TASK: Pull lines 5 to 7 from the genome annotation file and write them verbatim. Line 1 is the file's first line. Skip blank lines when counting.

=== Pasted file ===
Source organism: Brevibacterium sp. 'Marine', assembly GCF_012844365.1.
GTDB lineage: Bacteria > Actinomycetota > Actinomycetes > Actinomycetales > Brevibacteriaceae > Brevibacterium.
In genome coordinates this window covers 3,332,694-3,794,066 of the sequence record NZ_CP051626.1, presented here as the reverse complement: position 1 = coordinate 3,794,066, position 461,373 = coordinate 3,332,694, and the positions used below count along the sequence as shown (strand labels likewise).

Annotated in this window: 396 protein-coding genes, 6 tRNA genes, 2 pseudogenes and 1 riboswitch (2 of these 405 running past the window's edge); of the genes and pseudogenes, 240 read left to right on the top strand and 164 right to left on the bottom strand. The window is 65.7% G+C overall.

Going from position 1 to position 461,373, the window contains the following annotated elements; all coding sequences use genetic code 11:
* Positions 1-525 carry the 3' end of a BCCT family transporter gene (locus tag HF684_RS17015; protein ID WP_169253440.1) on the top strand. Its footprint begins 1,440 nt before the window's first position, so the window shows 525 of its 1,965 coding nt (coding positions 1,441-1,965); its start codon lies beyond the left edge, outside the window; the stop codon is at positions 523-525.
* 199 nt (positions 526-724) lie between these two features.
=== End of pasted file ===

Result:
Going from position 1 to position 461,373, the window contains the following annotated elements; all coding sequences use genetic code 11:
* Positions 1-525 carry the 3' end of a BCCT family transporter gene (locus tag HF684_RS17015; protein ID WP_169253440.1) on the top strand. Its footprint begins 1,440 nt before the window's first position, so the window shows 525 of its 1,965 coding nt (coding positions 1,441-1,965); its start codon lies beyond the left edge, outside the window; the stop codon is at positions 523-525.
* 199 nt (positions 526-724) lie between these two features.